In this regard, the target profit used in these proceedings, which the Commission found to be the most appropriate, is based on the figure actually achieved in 2012 (which is within the period considered) by the Union producers of a very similar product manufactured to a large extent using the same facilities for production of the product concerned in this investigation. It is also recalled that in the complaint EUROFER requested a target profit of 9,9 %, which was used in an investigation on wire rod, a product definitely more distant from the product concerned than HFP rebars. Finally, the purpose of the establishment of the injury margin is to remove the part of injury caused by dumped imports, but not by other factors such as the economic crisis. While the profit of 1,3 %, which was the only profit achieved by the Union industry in the period considered (10), was found to be inappropriate due to the impact of the VAT fraud scheme, it appears more congruous to use a profit margin that was achieved by the industry in the same period, verified and found appropriate for a very similar product in an antidumping procedure with mostly overlapping periods. The claim of the Union industry is therefore rejected.

1.2.   Post importation costs

(73)

In the provisional calculation of the injury margin, an adjustment of 2 % was used for post-importation costs (11). In its submission after provisional disclosure, the Belarusian exporting producer claimed that in this particular case a higher figure of 4-6 % should be used, since this level of adjustment would better reflect the actual post-importation costs the importers/users have to cover.

(74)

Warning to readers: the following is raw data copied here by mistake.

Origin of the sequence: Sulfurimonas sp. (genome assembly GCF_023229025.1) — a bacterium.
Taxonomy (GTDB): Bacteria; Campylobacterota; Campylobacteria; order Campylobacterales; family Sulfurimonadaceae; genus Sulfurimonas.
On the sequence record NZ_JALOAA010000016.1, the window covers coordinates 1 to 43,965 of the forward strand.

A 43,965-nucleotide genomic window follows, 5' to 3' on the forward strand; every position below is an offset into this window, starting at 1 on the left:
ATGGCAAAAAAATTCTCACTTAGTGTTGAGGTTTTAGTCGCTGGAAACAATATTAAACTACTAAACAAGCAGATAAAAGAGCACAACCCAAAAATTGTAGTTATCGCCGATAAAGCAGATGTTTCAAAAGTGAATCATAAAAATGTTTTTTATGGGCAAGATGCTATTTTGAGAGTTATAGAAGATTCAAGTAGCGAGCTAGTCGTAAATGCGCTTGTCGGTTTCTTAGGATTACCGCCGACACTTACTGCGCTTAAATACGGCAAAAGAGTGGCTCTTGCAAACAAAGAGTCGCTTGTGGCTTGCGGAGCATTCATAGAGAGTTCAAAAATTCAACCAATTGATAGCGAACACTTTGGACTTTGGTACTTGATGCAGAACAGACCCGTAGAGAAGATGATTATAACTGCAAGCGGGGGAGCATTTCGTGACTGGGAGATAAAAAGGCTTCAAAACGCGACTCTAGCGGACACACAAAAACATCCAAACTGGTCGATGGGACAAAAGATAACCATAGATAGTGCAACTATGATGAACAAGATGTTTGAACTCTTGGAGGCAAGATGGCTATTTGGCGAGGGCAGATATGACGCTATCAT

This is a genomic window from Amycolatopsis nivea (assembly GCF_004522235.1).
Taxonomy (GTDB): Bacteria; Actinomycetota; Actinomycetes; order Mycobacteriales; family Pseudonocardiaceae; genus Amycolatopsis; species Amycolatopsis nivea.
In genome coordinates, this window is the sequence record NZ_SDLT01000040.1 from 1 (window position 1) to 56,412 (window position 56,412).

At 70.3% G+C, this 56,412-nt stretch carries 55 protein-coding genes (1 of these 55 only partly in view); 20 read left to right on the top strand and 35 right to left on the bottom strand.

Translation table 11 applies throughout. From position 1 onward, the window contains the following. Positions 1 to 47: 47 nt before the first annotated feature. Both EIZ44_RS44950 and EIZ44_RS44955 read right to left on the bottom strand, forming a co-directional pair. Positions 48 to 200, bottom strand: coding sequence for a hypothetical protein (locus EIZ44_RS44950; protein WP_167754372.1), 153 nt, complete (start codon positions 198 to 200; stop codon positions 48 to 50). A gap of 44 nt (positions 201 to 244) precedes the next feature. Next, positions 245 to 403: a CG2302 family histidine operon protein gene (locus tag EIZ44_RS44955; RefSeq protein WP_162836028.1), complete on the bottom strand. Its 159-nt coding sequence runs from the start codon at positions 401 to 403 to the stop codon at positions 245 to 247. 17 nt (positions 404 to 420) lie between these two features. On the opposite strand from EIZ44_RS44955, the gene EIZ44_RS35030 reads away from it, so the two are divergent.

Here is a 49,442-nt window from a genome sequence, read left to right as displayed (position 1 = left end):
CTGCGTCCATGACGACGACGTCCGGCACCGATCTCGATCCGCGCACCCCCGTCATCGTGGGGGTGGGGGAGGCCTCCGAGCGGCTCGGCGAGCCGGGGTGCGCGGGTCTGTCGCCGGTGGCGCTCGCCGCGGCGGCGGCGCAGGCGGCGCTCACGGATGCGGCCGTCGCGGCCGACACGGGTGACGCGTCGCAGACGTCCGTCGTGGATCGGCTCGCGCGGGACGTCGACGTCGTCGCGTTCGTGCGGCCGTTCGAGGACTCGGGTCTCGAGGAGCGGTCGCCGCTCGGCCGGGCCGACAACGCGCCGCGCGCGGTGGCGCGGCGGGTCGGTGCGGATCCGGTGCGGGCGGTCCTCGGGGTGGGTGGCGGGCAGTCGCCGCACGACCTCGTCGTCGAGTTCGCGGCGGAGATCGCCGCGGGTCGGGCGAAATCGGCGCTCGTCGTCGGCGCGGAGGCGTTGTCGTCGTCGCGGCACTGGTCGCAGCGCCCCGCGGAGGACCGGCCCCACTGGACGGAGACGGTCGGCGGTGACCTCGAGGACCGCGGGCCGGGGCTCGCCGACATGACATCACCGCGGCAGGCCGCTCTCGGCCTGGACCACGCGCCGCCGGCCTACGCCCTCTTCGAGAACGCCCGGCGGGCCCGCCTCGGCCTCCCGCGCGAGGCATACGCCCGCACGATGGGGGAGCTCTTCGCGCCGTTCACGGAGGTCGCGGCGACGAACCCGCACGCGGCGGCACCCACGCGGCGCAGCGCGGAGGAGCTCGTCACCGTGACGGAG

Following this claim, the Commission looked in more detail into the level and structure of the importation and post-importation costs declared by the cooperating importer and users referred to in recital (6).

(75)

Based on the findings of the verification visits of these companies, the Commission does not find grounds to change the level of adjustment. The actual post importation costs for the importer and one of the users were (on average for the whole IP) below 2 %. Only for one company (the German user), post importation costs were higher than 2 %, within the claimed range of 4-6 %. However, this company had non-standard post importation operations for the transport of the product concerned from its warehouses to inland production sites. These are not standard post-importation costs, common to importers, but costs very specific to this company's operation. It should be stressed that, for the purpose of the injury margin calculations, export prices are established at an EU border level (adjusted for post-importation costs) and compared with ex works prices of the Union producers. Costs of transportation of the product to the users' production sites are not relevant in this context and thus are not taken into account. Based on the above, the Commission confirms the post-importation cost established at provisional stage at 2 % as reasonable. The claim is therefore rejected.

1.3.   Other issues concerning injury margin calculation

(76)

After provisional disclosure, both the complainant and the Belarussian exporting producer raised several additional minor points with regard to the injury margin calculations.

(77)

The complainant indicated that the establishment of the CIF price for the undercutting and underselling calculations should not be based on transfer price to related importers but recalculated from the independent re-sales. The Commission hereby confirms that in fact the CIF price used for the calculation of undercutting and underselling at the provisional stage is based on independent re-sales.

(78)